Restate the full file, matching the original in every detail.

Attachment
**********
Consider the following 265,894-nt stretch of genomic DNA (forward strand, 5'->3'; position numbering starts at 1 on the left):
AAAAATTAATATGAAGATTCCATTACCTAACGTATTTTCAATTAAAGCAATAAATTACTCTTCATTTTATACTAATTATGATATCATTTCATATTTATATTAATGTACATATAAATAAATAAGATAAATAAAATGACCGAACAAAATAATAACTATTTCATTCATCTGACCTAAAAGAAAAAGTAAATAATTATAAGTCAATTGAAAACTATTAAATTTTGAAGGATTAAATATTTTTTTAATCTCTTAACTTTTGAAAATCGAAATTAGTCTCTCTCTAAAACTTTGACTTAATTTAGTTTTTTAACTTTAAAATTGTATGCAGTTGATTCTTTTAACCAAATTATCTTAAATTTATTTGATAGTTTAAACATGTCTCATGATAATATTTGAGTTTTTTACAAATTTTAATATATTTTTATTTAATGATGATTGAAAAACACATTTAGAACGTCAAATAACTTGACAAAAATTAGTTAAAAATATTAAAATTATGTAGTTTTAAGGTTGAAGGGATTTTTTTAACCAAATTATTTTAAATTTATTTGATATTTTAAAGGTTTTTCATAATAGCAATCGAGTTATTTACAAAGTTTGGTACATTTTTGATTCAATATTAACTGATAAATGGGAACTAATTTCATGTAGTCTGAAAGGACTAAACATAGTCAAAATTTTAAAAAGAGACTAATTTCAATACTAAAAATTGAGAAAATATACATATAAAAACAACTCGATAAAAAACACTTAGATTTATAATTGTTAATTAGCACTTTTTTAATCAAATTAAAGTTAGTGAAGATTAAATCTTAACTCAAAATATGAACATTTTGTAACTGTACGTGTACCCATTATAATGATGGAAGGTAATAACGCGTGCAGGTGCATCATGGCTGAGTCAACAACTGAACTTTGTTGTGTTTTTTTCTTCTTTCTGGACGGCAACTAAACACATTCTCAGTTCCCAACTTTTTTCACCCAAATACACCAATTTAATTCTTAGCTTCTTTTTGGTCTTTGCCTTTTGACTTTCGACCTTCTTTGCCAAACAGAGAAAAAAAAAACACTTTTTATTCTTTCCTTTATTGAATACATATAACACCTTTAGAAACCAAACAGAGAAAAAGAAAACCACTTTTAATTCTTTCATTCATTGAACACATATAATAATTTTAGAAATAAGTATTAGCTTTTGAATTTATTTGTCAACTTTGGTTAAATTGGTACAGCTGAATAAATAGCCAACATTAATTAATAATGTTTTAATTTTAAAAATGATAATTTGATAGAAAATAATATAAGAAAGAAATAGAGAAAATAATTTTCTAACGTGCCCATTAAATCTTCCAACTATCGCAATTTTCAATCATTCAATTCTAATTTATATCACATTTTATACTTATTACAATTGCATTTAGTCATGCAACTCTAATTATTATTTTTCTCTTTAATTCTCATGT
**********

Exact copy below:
Consider the following 265,894-nt stretch of genomic DNA (forward strand, 5'->3'; position numbering starts at 1 on the left):
AAAAATTAATATGAAGATTCCATTACCTAACGTATTTTCAATTAAAGCAATAAATTACTCTTCATTTTATACTAATTATGATATCATTTCATATTTATATTAATGTACATATAAATAAATAAGATAAATAAAATGACCGAACAAAATAATAACTATTTCATTCATCTGACCTAAAAGAAAAAGTAAATAATTATAAGTCAATTGAAAACTATTAAATTTTGAAGGATTAAATATTTTTTTAATCTCTTAACTTTTGAAAATCGAAATTAGTCTCTCTCTAAAACTTTGACTTAATTTAGTTTTTTAACTTTAAAATTGTATGCAGTTGATTCTTTTAACCAAATTATCTTAAATTTATTTGATAGTTTAAACATGTCTCATGATAATATTTGAGTTTTTTACAAATTTTAATATATTTTTATTTAATGATGATTGAAAAACACATTTAGAACGTCAAATAACTTGACAAAAATTAGTTAAAAATATTAAAATTATGTAGTTTTAAGGTTGAAGGGATTTTTTTAACCAAATTATTTTAAATTTATTTGATATTTTAAAGGTTTTTCATAATAGCAATCGAGTTATTTACAAAGTTTGGTACATTTTTGATTCAATATTAACTGATAAATGGGAACTAATTTCATGTAGTCTGAAAGGACTAAACATAGTCAAAATTTTAAAAAGAGACTAATTTCAATACTAAAAATTGAGAAAATATACATATAAAAACAACTCGATAAAAAACACTTAGATTTATAATTGTTAATTAGCACTTTTTTAATCAAATTAAAGTTAGTGAAGATTAAATCTTAACTCAAAATATGAACATTTTGTAACTGTACGTGTACCCATTATAATGATGGAAGGTAATAACGCGTGCAGGTGCATCATGGCTGAGTCAACAACTGAACTTTGTTGTGTTTTTTTCTTCTTTCTGGACGGCAACTAAACACATTCTCAGTTCCCAACTTTTTTCACCCAAATACACCAATTTAATTCTTAGCTTCTTTTTGGTCTTTGCCTTTTGACTTTCGACCTTCTTTGCCAAACAGAGAAAAAAAAAACACTTTTTATTCTTTCCTTTATTGAATACATATAACACCTTTAGAAACCAAACAGAGAAAAAGAAAACCACTTTTAATTCTTTCATTCATTGAACACATATAATAATTTTAGAAATAAGTATTAGCTTTTGAATTTATTTGTCAACTTTGGTTAAATTGGTACAGCTGAATAAATAGCCAACATTAATTAATAATGTTTTAATTTTAAAAATGATAATTTGATAGAAAATAATATAAGAAAGAAATAGAGAAAATAATTTTCTAACGTGCCCATTAAATCTTCCAACTATCGCAATTTTCAATCATTCAATTCTAATTTATATCACATTTTATACTTATTACAATTGCATTTAGTCATGCAACTCTAATTATTATTTTTCTCTTTAATTCTCATGT